10 November 2021

Slavery victims need more support if we are to catch the gang masters

By Jackie Doyle-Price

Just over a year ago I awoke to the news that 39 people had been found dead in the back of a lorry in West Thurrock in my constituency.

It took a while for the full horror of the incident to sink in. Thirty-nine people got into the back of that lorry with the hope for a better life. A hope that had been ruthlessly exploited by criminal gangs for whom they were just a commodity to be smuggled – a cargo which is seen as lower risk than drugs and alcohol.

None of us can blame anyone for wanting to come to this country, and I fully understand the anger at the volume of people entering illegally – but our anger ought to be directed more at the ruthless criminal networks who encourage and exploit them.

In introducing the Nationality and Borders Bill the Home Secretary has made clear her determination to break the business model of people smuggling networks and protect the lives of those they endanger. Essex Police have proved that it can be done. So far seven men have been jailed in connection with the Thurrock tragedy. Where there is a will, justice can be served.

But it isn’t just the exorbitant sums charged by the organised crime groups for arranging passage. It is estimated there are 100,000 victims trafficked into modern slavery.

The Modern Slavery Act introduced life sentences for the traffickers, but legislation is nothing without meaningful enforcement. To truly break the business model of these organised crime groups we need more successful prosecutions. Five years after the Modern Slavery Act the prosecution rate for modern slavery is far too low – just a couple of hundred prosecutions related to slavery last year compared with 6,000-8,000 estimated modern slavery offenders according to the National Crime Agency. And even those who do get convicted receive pitiful sentences for the crime of exploiting their fellow human beings. So much for deterrence.

To be frank, we will not bring the human traffickers to justice while we continue to treat victims as criminals.

Whatever their immigration status, these people are vulnerable victims of crime. They are often engaged in illegal activities, such as prostitution and cannabis farming. They can be traumatised and fearful of the authorities. But they are still victims who often experience physical and emotional violence, threats and coercive behaviour.

New research from the Centre for Social Justice and Justice & Care reveals the importance of victims’ testimony to identifying and apprehending the criminals behind slavery. But the Nationality and Borders Bill makes it harder for slavery victims to come forward to report the crime and to access our support system. If we make it harder to identify victims and enable them to report their intelligence to the police how can we hope to identify and dismantle the organised criminal gangs?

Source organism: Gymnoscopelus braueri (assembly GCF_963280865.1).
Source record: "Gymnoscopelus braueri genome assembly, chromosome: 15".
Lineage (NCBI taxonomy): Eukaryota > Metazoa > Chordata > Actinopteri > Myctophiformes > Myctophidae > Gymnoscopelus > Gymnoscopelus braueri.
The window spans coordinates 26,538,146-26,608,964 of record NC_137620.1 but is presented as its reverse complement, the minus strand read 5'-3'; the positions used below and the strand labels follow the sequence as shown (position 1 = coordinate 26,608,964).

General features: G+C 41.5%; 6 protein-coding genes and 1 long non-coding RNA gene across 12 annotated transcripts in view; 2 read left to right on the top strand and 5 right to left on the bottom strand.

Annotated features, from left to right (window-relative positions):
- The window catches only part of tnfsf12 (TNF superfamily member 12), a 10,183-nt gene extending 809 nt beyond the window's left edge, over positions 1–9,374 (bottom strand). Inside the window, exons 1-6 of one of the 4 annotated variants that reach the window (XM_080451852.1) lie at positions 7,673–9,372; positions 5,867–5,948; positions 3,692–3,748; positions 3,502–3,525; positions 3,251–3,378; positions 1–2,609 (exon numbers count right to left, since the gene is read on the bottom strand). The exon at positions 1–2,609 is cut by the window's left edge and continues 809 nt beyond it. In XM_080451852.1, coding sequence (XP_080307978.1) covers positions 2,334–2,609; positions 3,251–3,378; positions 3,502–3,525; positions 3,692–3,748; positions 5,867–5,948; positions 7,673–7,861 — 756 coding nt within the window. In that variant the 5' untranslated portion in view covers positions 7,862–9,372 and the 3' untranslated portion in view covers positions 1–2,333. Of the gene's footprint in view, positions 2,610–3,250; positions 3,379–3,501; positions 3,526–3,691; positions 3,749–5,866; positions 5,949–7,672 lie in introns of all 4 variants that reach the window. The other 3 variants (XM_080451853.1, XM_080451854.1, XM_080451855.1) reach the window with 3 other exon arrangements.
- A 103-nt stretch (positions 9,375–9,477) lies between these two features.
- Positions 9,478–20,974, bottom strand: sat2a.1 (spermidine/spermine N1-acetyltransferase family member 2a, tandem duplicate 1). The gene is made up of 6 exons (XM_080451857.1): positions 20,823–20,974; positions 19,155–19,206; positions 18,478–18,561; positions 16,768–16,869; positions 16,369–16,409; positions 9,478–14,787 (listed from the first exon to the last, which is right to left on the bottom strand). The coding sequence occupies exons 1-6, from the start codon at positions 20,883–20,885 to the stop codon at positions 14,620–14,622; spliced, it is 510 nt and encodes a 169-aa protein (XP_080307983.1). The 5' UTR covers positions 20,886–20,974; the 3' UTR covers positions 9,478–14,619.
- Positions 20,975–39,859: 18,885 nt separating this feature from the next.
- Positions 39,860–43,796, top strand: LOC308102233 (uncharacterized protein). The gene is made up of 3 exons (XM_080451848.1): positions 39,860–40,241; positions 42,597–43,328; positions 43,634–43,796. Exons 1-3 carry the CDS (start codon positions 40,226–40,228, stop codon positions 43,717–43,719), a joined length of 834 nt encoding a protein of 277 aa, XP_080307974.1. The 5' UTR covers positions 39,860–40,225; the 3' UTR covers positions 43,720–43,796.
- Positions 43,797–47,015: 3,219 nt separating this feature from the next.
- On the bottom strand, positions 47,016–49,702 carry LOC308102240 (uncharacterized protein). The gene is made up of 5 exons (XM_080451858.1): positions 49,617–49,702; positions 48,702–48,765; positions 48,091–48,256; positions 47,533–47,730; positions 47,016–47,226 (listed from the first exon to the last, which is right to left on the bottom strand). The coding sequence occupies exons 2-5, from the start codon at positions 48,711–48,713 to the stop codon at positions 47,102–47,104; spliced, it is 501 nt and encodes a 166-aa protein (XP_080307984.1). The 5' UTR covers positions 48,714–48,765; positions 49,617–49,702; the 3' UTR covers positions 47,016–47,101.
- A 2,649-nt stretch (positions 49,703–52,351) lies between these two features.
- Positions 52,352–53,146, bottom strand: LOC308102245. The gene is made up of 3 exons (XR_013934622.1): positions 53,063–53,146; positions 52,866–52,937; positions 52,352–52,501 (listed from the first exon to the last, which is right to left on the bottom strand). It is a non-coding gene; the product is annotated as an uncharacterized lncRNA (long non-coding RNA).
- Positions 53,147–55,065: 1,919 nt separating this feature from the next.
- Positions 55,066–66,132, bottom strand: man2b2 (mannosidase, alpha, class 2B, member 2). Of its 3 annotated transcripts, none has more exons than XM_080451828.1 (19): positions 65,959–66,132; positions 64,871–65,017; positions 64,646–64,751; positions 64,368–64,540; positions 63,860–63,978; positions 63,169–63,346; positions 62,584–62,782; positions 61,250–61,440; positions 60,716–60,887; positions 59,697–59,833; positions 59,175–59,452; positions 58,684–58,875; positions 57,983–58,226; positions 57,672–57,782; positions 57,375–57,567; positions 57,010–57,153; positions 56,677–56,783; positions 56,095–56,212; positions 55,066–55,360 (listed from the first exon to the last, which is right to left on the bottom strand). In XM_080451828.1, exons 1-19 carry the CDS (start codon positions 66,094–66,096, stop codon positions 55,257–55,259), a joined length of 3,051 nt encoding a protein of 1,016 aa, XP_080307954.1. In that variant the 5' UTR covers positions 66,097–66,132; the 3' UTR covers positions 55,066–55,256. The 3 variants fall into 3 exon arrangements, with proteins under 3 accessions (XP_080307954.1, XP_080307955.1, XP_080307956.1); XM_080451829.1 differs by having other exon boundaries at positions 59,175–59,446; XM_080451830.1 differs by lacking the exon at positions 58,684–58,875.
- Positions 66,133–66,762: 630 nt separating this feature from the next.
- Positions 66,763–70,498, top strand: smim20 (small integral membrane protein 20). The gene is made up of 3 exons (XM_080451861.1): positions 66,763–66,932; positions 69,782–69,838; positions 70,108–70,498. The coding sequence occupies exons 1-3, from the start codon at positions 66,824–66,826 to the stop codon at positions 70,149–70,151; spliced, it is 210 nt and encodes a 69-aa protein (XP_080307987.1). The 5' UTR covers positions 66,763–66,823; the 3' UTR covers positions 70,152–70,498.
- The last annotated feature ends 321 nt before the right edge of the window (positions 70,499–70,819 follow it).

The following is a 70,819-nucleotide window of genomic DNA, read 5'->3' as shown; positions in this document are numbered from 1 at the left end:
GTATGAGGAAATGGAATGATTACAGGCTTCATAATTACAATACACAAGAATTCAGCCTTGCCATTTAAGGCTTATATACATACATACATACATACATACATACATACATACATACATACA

Unless we take positive steps to encourage victims to come forwards these criminals will simply continue to exploit vulnerable people. They already use the threat of deportation to coerce and control their victims – this Bill enhances that threat. There is evidence that, with support, victims will engage; 89% of victims receiving tailored support from Justice and Care’s own ‘Victim Navigator’ programme have chosen to engage with police investigations compared to the national average of 33%.

The BBC documentary ‘Hunting the Essex Lorry Killers’ illustrates the importance of victim testimony. The success of the Essex Police investigation depended hugely on the extraordinary role of Witness X, who had been smuggled in by the same network just a week before. That evidence was crucial in bringing down the gang. Without more of this kind of evidence we will not succeed in breaking these complex organised transnational criminal networks.

If the Government is really serious about breaking down this evil trade and going after those responsible, it needs to focus on enabling victims to come forward by providing them with ongoing support so they can share their intelligence with the police. Without a greater focus on victims the traffickers will simply carry on exploiting these vulnerable people.

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Jackie Doyle-Price is MP for Thurrock.

Columns are the author's own opinion and do not necessarily reflect the views of CapX.